Page last updated at 11:55 GMT, Sunday, 8 March 2009

Sudan leader's warning in Darfur


A defiant Omar al-Bashir dances at a Darfur rally

Sudan's president has issued a warning to peacekeepers, diplomats and aid staff while visting Darfur, in the wake of a war crimes warrant against him.

Omar al-Bashir said all foreign missions in Sudan must obey the law or face expulsion, as he visited the North Darfur capital of El Fasher.

Mr Bashir was greeted by thousands of flag-waving supporters, many riding camels and horses.

Correspondents described the trip as a calculated show of defiance.

The UN estimates that 300,000 people have died and 2.7 million displaced in Darfur, since black African rebels took up arms in 2003 against the Arab-dominated regime demanding a greater share of resources and power.

Analysts say Mr Bashir placed himself in some personal danger by visiting El Fasher, despite the heavy security, because most people in Darfur are said to support the war crimes indictment against him.


We will kick them out directly

President Bashir

The most active rebel group, the Justice and Equality Movement - which last May launched an unprecedented attack on Khartoum - has threatened to target El Fasher in the past.

Nevertheless Mr Bashir, 65, travelled from El Fasher airport on Sunday in an open vehicle to the centre of town along a route lined with cheering supporters.

Waving flags and pictures of the president, the crowd chanted his name, as well as slogans against International Criminal Court (ICC) prosecutor Luis Moreno-Ocampo and the West.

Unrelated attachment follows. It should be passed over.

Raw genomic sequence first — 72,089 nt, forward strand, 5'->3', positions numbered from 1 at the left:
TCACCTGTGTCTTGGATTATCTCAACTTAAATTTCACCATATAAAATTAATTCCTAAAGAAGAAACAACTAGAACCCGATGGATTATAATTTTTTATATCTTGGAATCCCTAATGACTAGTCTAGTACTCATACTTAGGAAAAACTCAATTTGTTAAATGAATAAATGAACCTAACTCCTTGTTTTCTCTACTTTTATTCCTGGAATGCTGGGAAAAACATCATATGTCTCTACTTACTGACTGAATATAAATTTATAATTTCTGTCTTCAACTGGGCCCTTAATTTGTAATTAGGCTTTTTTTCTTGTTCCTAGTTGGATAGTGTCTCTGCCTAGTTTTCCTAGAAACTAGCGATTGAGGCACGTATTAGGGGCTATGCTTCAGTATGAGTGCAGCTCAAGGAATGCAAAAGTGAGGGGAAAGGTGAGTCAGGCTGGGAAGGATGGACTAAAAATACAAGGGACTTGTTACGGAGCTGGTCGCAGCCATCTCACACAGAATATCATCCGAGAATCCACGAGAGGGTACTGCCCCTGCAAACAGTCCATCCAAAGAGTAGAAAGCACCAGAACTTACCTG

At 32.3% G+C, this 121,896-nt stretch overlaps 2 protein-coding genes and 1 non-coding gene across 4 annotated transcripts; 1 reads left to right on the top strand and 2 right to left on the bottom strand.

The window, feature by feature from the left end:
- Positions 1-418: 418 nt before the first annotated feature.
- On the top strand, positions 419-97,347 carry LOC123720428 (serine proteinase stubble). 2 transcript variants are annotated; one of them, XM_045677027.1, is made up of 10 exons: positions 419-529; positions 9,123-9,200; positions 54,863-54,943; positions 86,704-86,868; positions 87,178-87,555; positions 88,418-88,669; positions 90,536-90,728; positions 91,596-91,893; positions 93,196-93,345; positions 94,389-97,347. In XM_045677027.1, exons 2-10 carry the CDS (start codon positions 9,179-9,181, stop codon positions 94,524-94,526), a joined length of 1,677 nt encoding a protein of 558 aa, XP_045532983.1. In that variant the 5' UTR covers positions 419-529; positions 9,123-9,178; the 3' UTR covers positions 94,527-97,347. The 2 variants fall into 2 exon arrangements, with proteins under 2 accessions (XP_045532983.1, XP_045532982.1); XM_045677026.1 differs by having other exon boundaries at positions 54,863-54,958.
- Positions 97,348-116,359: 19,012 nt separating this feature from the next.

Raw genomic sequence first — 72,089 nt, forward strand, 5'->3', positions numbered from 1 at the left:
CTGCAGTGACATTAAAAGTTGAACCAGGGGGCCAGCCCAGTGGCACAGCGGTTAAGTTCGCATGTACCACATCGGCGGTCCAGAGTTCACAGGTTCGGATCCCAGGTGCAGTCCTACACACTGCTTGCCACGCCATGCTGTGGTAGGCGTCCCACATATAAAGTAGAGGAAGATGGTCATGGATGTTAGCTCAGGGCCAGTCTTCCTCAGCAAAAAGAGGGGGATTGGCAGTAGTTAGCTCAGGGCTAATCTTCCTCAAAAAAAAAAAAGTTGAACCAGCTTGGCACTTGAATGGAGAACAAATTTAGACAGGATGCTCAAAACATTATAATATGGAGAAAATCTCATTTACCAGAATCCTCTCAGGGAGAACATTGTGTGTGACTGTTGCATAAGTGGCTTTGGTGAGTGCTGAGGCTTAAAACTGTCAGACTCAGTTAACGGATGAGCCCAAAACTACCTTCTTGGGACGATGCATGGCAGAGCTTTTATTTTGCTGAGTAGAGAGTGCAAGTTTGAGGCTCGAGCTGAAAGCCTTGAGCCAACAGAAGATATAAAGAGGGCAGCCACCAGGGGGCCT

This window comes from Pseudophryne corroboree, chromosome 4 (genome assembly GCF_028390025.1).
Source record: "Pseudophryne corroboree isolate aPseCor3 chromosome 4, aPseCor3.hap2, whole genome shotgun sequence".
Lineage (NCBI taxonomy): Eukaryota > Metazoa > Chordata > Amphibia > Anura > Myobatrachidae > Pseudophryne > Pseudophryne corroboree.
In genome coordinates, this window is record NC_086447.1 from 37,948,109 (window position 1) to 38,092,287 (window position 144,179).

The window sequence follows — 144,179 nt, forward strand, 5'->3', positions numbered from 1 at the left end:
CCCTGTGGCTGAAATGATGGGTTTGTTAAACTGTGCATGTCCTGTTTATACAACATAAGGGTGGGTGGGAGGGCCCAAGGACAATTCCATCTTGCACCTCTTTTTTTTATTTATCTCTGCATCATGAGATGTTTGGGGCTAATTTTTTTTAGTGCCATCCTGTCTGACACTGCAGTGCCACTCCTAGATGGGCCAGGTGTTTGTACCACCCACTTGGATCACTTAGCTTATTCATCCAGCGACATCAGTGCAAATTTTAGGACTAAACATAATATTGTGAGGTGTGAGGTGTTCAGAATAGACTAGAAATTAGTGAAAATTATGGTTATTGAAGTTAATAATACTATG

Mr Bashir warned foreign peacekeepers, diplomats and aid workers to obey Sudanese law or face expulsion.

"I have a message to all the diplomatic missions in Sudan, the non-governmental organisations and the peacekeepers," he said.

"They have to respect the rule of the country. If anyone goes further than the rule of the country, we will kick them out directly."

On Saturday in the capital, Mr Bashir described as "thieves" and "spies" the 13 aid agencies he kicked out following the ICC indictment.

Mr Bashir accused aid groups of taking "99% of the budget for humanitarian work themselves, and giving the people of Darfur 1%".

The United Nations says the expulsion puts more than a million lives at risk.

The ICC issued a warrant for Mr Bashir on 4 March, accusing him of two counts of war crimes and five crimes against humanity in Darfur.

It is the first such indictment against a serving president.

International divisions

The UN Security Council, at its first meeting since the arrest warrant was issued, failed on Saturday to agree on a statement asking Sudan to reverse the decision to expel the aid agencies.

The key powers at the UN Security Council - Russia, China, France, the US and Britain - met to discuss a statement which called on Sudan to reverse the expulsions.

But diplomats say China, which buys Sudan's oil and sells it weapons, objected.

A delegation from the African Union and the Arab League is due to ask the Security Council to suspend the war crimes case against Sudan's president.

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